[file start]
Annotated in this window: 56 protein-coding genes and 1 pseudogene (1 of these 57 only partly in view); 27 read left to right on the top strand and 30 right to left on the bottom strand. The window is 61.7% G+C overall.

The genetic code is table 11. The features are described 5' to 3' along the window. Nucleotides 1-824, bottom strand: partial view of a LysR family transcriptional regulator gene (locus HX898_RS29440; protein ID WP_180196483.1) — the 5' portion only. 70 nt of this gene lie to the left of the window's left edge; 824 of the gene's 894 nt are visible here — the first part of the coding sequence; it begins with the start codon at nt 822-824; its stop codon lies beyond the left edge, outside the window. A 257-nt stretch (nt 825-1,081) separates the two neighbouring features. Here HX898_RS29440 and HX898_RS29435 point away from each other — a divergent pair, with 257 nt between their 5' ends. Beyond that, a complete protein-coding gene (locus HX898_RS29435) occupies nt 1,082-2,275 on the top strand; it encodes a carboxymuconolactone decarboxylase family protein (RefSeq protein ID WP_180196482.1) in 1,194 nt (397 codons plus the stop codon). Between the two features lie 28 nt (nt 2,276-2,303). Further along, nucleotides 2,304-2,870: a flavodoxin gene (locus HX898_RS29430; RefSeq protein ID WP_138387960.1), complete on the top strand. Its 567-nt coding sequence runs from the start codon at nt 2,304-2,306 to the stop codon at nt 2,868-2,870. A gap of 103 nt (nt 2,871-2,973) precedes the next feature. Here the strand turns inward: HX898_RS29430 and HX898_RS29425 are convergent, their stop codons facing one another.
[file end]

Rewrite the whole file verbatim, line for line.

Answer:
Annotated in this window: 56 protein-coding genes and 1 pseudogene (1 of these 57 only partly in view); 27 read left to right on the top strand and 30 right to left on the bottom strand. The window is 61.7% G+C overall.

The genetic code is table 11. The features are described 5' to 3' along the window. Nucleotides 1-824, bottom strand: partial view of a LysR family transcriptional regulator gene (locus HX898_RS29440; protein ID WP_180196483.1) — the 5' portion only. 70 nt of this gene lie to the left of the window's left edge; 824 of the gene's 894 nt are visible here — the first part of the coding sequence; it begins with the start codon at nt 822-824; its stop codon lies beyond the left edge, outside the window. A 257-nt stretch (nt 825-1,081) separates the two neighbouring features. Here HX898_RS29440 and HX898_RS29435 point away from each other — a divergent pair, with 257 nt between their 5' ends. Beyond that, a complete protein-coding gene (locus HX898_RS29435) occupies nt 1,082-2,275 on the top strand; it encodes a carboxymuconolactone decarboxylase family protein (RefSeq protein ID WP_180196482.1) in 1,194 nt (397 codons plus the stop codon). Between the two features lie 28 nt (nt 2,276-2,303). Further along, nucleotides 2,304-2,870: a flavodoxin gene (locus HX898_RS29430; RefSeq protein ID WP_138387960.1), complete on the top strand. Its 567-nt coding sequence runs from the start codon at nt 2,304-2,306 to the stop codon at nt 2,868-2,870. A gap of 103 nt (nt 2,871-2,973) precedes the next feature. Here the strand turns inward: HX898_RS29430 and HX898_RS29425 are convergent, their stop codons facing one another.